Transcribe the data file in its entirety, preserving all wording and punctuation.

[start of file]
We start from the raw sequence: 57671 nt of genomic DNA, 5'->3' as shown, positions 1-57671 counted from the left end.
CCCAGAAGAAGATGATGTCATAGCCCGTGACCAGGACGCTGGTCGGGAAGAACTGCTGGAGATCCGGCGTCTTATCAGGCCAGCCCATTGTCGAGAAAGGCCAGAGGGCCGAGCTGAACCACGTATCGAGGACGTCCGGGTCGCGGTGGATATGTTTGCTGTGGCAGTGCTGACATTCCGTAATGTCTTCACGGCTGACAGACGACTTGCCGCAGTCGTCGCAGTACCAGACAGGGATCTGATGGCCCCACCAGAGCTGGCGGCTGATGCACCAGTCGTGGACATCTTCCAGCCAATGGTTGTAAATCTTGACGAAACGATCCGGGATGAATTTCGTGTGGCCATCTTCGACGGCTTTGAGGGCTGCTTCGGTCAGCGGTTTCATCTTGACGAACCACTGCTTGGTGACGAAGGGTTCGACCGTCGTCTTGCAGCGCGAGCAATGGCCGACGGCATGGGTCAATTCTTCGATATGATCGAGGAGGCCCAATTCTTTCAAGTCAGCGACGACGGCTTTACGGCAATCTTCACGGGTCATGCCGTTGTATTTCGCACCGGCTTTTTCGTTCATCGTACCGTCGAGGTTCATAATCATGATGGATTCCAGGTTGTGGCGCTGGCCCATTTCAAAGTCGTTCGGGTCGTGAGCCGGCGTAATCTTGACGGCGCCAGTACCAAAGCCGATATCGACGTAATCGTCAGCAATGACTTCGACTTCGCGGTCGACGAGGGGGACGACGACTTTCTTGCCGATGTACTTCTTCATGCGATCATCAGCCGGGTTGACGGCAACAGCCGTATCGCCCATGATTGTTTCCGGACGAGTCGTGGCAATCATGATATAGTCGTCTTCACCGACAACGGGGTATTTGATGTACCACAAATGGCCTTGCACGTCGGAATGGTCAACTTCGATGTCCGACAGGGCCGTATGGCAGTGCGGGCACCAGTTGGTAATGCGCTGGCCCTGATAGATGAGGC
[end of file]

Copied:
We start from the raw sequence: 57671 nt of genomic DNA, 5'->3' as shown, positions 1-57671 counted from the left end.
CCCAGAAGAAGATGATGTCATAGCCCGTGACCAGGACGCTGGTCGGGAAGAACTGCTGGAGATCCGGCGTCTTATCAGGCCAGCCCATTGTCGAGAAAGGCCAGAGGGCCGAGCTGAACCACGTATCGAGGACGTCCGGGTCGCGGTGGATATGTTTGCTGTGGCAGTGCTGACATTCCGTAATGTCTTCACGGCTGACAGACGACTTGCCGCAGTCGTCGCAGTACCAGACAGGGATCTGATGGCCCCACCAGAGCTGGCGGCTGATGCACCAGTCGTGGACATCTTCCAGCCAATGGTTGTAAATCTTGACGAAACGATCCGGGATGAATTTCGTGTGGCCATCTTCGACGGCTTTGAGGGCTGCTTCGGTCAGCGGTTTCATCTTGACGAACCACTGCTTGGTGACGAAGGGTTCGACCGTCGTCTTGCAGCGCGAGCAATGGCCGACGGCATGGGTCAATTCTTCGATATGATCGAGGAGGCCCAATTCTTTCAAGTCAGCGACGACGGCTTTACGGCAATCTTCACGGGTCATGCCGTTGTATTTCGCACCGGCTTTTTCGTTCATCGTACCGTCGAGGTTCATAATCATGATGGATTCCAGGTTGTGGCGCTGGCCCATTTCAAAGTCGTTCGGGTCGTGAGCCGGCGTAATCTTGACGGCGCCAGTACCAAAGCCGATATCGACGTAATCGTCAGCAATGACTTCGACTTCGCGGTCGACGAGGGGGACGACGACTTTCTTGCCGATGTACTTCTTCATGCGATCATCAGCCGGGTTGACGGCAACAGCCGTATCGCCCATGATTGTTTCCGGACGAGTCGTGGCAATCATGATATAGTCGTCTTCACCGACAACGGGGTATTTGATGTACCACAAATGGCCTTGCACGTCGGAATGGTCAACTTCGATGTCCGACAGGGCCGTATGGCAGTGCGGGCACCAGTTGGTAATGCGCTGGCCCTGATAGATGAGGC